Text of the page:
July 8, 2016 | 8:00 am | By Pants Up Easy
If paralysis has forced you to use a wheelchair to get around, you certainly don’t need us to tell you how drastically your lifestyle is changing, in so many ways. But you don’t need to resign yourself to leading an inactive life with no fun. In fact, you really shouldn’t. There’s still a lot that you can do to stay active, get exercise, and even engage in sports, which will keep you healthy physically, mentally, and emotionally.
Much has been accomplished to make more of these activities available to people with disabilities. Here are some of the options for wheelchair sports that you can participate in:
Bowling is an easy sport to learn, and one that doesn’t require a lot of strength. It also provides some social interaction and competition, by participating in teams and leagues. With some simple adaptations like ball-drop ramps and snap handle balls to help with gripping the ball, bowling has become a viable wheelchair sport. More information about adaptive gear and league play can be found through the American Wheelchair Bowling Organization.
Golf is another game which has been adapted quite successfully to playing while seated. In fact, legislation including the Americans with Disabilities Act (ADA) now now mandates that public places like golf courses provide accessibility to people in wheelchairs. Adaptations such as customized clubs and special carts will help you golfing. More resources about golf as a wheelchair sport are available through the American Disabled Golfers Assocation.
Believe it or not, even a fast-paced game like tennis can actually be done as a wheelchair sport. Moving around the court is exciting, and also provides opportunity for cardiovascular exercise. The rules are basically the same as “stand-up” tennis, except that players are allowed two bounces of the ball instead of only one. With a little practice, wheelchair players can compete well against stand-up players.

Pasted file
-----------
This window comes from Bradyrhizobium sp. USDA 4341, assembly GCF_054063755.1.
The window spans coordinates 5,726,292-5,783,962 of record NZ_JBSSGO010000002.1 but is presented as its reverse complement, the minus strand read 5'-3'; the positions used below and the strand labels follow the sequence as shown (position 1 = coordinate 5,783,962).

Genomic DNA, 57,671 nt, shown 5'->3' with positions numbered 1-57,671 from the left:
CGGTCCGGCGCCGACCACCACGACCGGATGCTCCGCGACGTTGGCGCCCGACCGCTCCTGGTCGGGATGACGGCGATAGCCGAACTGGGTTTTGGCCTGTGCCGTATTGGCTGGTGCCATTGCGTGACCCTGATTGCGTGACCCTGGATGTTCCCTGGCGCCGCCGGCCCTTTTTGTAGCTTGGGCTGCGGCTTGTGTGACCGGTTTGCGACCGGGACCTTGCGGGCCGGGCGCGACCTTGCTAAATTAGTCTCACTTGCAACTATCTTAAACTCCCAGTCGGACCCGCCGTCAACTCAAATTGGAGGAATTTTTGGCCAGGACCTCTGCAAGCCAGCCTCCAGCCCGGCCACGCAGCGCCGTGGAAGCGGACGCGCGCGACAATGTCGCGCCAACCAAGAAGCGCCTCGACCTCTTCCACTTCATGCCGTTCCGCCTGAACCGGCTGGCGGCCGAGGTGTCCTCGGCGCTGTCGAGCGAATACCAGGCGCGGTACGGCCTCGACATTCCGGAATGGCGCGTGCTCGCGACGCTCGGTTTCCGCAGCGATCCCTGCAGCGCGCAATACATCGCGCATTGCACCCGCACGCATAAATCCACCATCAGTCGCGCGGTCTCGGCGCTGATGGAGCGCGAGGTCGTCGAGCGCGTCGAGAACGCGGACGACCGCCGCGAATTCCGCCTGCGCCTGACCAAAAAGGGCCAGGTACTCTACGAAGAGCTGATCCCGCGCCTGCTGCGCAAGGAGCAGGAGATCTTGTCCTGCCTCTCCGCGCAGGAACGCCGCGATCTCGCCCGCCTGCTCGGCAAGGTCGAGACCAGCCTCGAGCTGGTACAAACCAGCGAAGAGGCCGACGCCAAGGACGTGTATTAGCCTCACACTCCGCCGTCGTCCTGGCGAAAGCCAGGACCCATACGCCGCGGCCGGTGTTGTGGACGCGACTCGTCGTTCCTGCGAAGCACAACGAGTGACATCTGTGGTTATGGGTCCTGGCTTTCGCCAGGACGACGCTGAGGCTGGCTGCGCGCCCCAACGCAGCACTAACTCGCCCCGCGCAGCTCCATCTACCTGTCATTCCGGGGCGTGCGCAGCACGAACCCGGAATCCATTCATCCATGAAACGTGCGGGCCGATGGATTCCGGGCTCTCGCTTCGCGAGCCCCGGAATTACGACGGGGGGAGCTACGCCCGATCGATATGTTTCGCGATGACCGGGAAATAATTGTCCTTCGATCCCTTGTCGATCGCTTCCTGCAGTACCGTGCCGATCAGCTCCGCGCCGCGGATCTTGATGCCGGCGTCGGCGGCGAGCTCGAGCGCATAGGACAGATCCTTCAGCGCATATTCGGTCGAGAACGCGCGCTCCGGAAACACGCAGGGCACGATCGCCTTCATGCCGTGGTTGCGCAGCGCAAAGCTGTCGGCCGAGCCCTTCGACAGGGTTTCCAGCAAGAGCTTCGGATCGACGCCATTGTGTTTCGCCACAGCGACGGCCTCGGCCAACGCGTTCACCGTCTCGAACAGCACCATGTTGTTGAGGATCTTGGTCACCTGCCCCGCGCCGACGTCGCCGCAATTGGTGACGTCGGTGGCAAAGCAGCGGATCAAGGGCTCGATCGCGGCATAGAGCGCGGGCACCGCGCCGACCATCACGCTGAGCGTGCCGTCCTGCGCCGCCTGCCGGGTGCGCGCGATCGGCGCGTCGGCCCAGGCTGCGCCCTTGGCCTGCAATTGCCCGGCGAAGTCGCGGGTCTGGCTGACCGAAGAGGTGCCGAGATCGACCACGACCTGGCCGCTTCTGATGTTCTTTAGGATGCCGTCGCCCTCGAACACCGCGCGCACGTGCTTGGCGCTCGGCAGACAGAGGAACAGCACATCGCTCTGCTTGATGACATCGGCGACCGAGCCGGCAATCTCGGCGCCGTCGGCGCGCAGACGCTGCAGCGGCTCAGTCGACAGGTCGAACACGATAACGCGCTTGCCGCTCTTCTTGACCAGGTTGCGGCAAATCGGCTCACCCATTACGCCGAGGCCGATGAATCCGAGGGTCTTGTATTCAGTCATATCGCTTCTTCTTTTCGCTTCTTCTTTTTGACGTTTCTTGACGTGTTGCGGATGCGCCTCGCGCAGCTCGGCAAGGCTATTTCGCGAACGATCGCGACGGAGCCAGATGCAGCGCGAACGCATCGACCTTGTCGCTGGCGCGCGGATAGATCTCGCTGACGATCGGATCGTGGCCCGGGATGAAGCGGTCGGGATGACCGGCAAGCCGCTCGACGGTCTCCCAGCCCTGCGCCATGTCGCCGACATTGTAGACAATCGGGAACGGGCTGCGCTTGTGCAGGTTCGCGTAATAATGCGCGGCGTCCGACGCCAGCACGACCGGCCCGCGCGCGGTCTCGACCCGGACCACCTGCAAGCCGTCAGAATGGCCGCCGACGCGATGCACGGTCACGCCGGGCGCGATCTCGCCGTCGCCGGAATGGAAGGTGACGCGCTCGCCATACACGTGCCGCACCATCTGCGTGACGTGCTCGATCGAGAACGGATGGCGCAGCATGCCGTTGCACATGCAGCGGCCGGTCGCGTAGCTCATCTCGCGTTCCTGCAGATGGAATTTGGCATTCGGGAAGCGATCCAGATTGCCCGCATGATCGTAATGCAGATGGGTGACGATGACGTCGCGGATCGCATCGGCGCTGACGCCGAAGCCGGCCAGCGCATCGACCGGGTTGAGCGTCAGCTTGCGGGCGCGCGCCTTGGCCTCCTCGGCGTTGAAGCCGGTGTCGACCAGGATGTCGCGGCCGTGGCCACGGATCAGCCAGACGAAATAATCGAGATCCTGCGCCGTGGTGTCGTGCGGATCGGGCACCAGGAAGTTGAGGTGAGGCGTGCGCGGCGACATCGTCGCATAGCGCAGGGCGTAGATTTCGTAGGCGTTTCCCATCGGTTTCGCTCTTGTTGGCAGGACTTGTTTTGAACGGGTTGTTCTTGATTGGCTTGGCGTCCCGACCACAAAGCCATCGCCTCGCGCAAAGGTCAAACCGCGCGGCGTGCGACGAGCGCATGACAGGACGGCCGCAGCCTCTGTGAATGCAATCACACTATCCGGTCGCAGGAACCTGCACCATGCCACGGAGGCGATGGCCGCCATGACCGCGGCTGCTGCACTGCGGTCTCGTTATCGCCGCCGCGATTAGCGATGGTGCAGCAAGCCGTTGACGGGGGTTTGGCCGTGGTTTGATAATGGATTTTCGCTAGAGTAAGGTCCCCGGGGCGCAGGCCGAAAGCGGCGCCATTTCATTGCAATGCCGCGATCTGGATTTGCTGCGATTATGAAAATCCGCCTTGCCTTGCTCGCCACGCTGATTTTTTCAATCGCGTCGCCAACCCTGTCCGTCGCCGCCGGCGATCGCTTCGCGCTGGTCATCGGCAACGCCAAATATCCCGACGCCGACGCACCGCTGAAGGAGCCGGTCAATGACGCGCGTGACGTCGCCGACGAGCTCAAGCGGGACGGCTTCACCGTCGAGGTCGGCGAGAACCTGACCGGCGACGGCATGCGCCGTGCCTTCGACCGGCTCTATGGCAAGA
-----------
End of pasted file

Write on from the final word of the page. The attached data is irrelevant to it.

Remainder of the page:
Weightlifting doesn’t really require much modification to for those with paralysis. It brings obvious benefits in terms of exercise. It’s also becoming more accepted as a competitive wheelchair sport, and is included in the Paralympics.
The game of billiards has been successfully adapted as a sport for people in wheelchairs. Small changes in the rules, and allowing modified pool cues enable players with physical limitations to compete with event the best standing players. If you’re interested, look into World Disability Billiards and Snooker.
The focus of this piece has really been on recreational wheelchair sports, activities that most people can transition into fairly easily. While these will provide you with good exercise, and in some cases a sense of competition and teamwork, perhaps there’s not enough excitement in the above activities. If that’s the case, and you’re looking for more thrills and adventure, don’t rule out extreme sports. We’ve seen people in wheelchairs successfully participate in skydiving, skating, kiteboarding, and even rugby.